Learn Awesome Lead Guitar Licks From The Hirajoshi Scale

Want your lead guitar solos and runs to sound impressive to anyone listening?

The Hirajoshi scale is an incredible tool for this.

What exactly is this scale?

It’s a pentatonic scale (translation: it only contains five notes) that came from Asia.

No, this is not really the same as some other pentatonic scales you may know, such as the pentatonic major or minor scales. Don’t worry, it’s really simple and fun to learn.

But not like the usual pentatonic scale — it has a very unique sound you don’t hear very often.

This means, when you start using it — you’ll get an influx of new ideas to spice up your guitar licks and phrases.

To start, take a look at the video below to see & hear the Hirajoshi scale shapes in action

https://www.youtube.com/watch?v=DIXnTOkqvVQ

Since you know the essentials, here are the greatest ways to combine the Hirajoshi scale into your guitar playing:

Hirajoshi Scale Tip # 1: Connect the Shapes

In the video tutorial, I showed you five patterns of the Hirajoshi scale. These patterns snap together like gears in a machine to create ONE SCALE that envelops the whole entire guitar neck.

Here is your task:

Practice the 5 shapes until you can play them one after the other without thinking.

This is essential to soloing all over the guitar without getting lost.

Check out this video to get more advice on how to learn any scale across the guitar:

https://www.youtube.com/watch?v=tBWNQZptHXg&feature=emb_title

Hirajoshi Scale Tip # 2: Take Advantage Of Rubato

One of my personal lead guitar pet peeves is lack of rhythmic variety.

Translation: guitar licks that only use strict divisions of the beat (8th notes, 16th notes, or quarter notes) and never work with rubato.

What is rubato technique?

Rubato means suddenly speeding up (or slowing down) your playing and not being in strict time.

Note: there is a MAJOR difference between playing rubato (intentionally changing the rhythm) and playing out of time due to lack of skill.

Check out this video to see and hear many rubato examples and start using this technique in your guitar playing (rubato sounds particularly great with the Hirajoshi scale and its solos):.

https://www.youtube.com/watch?v=0Dz1QC7xk5U&feature=emb_title

Hirajoshi Scale Tip # 3: Master Expressive String Bending Technique

You can make any guitar lick more colorful by milking it with string bends.

How do you do that?

The secret resides in the release of the bend.

This video shows how to add more feeling into any guitar run, simply by releasing basic string bends in creative ways:.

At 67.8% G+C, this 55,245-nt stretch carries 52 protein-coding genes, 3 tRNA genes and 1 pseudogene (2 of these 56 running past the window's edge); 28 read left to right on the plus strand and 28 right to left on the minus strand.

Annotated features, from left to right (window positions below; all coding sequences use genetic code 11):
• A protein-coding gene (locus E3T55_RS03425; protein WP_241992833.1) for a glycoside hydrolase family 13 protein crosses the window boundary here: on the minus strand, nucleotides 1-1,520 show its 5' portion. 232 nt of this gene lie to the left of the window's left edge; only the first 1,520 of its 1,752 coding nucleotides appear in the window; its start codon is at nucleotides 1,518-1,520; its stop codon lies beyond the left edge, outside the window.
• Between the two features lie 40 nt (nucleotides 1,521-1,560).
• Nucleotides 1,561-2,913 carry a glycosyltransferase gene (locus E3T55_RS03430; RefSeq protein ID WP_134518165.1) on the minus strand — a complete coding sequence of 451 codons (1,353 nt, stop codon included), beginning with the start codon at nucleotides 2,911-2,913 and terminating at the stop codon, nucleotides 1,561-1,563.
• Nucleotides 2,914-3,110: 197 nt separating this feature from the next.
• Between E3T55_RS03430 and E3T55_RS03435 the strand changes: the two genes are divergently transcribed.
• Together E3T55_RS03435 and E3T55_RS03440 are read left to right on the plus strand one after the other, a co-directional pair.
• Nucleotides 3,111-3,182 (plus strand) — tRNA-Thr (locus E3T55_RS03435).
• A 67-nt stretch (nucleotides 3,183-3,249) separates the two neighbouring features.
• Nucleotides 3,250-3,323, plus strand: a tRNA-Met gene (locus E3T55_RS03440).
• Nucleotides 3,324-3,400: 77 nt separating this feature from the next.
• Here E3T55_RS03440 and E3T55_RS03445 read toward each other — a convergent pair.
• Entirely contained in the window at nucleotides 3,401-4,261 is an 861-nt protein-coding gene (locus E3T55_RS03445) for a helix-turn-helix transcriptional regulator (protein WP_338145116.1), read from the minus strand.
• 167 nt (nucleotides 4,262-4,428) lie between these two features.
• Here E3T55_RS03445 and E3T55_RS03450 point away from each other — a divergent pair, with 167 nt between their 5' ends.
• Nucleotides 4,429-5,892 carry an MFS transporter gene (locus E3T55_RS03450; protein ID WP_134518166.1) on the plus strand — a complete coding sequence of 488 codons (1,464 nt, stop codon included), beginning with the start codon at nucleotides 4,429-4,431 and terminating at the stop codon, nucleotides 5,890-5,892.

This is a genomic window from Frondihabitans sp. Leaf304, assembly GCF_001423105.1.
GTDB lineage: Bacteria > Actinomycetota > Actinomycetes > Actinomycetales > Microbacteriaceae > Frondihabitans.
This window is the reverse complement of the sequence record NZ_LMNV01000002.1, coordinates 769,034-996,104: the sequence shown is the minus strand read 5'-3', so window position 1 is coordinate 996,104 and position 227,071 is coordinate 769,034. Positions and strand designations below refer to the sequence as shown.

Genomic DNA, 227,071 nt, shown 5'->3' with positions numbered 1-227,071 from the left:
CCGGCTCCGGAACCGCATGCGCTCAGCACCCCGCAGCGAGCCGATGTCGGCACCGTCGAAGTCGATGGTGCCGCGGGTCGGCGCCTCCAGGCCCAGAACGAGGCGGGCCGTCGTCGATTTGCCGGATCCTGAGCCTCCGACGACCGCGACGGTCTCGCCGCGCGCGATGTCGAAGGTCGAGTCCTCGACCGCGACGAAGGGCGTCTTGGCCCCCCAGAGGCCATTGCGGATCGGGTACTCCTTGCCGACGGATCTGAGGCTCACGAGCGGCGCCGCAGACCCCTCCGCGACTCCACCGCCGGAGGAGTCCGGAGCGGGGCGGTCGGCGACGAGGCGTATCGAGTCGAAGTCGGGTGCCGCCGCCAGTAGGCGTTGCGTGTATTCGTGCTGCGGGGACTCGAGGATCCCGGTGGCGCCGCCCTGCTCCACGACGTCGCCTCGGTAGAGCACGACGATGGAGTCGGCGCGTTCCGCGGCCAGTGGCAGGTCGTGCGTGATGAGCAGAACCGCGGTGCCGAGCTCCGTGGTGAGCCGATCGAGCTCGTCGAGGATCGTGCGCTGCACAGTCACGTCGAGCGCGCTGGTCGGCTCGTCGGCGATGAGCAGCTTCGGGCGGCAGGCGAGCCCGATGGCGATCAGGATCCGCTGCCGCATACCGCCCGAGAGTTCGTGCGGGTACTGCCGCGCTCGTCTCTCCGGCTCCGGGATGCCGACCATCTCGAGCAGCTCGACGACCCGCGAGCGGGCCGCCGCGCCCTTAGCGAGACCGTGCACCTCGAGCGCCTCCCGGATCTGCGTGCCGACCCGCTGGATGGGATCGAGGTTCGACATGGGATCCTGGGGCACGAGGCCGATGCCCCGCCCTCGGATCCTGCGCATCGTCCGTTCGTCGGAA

https://www.youtube.com/watch?v=3IVI5BGVYgo&feature=emb_title

Use this advice as you play the Hirajoshi scale and you’ll enjoy the sound that comes out of your amplifier.

Hirajoshi Scale Tip # 4: End Your Guitar Licks With Dramatic Vibrato

Vibrato, in my opinion, is the one essential lead guitar technique.

I often tell my guitar students: “if you don’t do anything else but improve your vibrato, your entire guitar playing will sound awesome … even if you never play much faster or cleaner than you are able to at this moment”.

The secret to playing a wide and controlled vibrato is … your fretting hand thumb.

Right after you get your vibrato technique dialed in, the next action is keeping you vibrato in tune. (This awesome vibrato guitar technique lesson shows you exactly how.).

The next step to making your guitar solos sound creative is to quickly increase your guitar picking speed. I show you how in my new free eBook: “Learn How To Get Fast Guitar Picking Speed”. Get it today and uncover speed picking secrets most guitarists never know.

About The Author:
Tom Hess is a professional guitarist, composer, and an online guitar teacher. He is a trainer and mentor to guitar players from around the world in his guitar lessons online. Follow Tom Hess on Twitter for free guitar playing tips, guitar playing resources and more guitar playing articles.

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Tom Hess

Tom Hess is a guitar teacher trainer, musician and music career mentor. Learn more about him @ https://tomhess.net/CorrespondenceGuitarLessons.aspx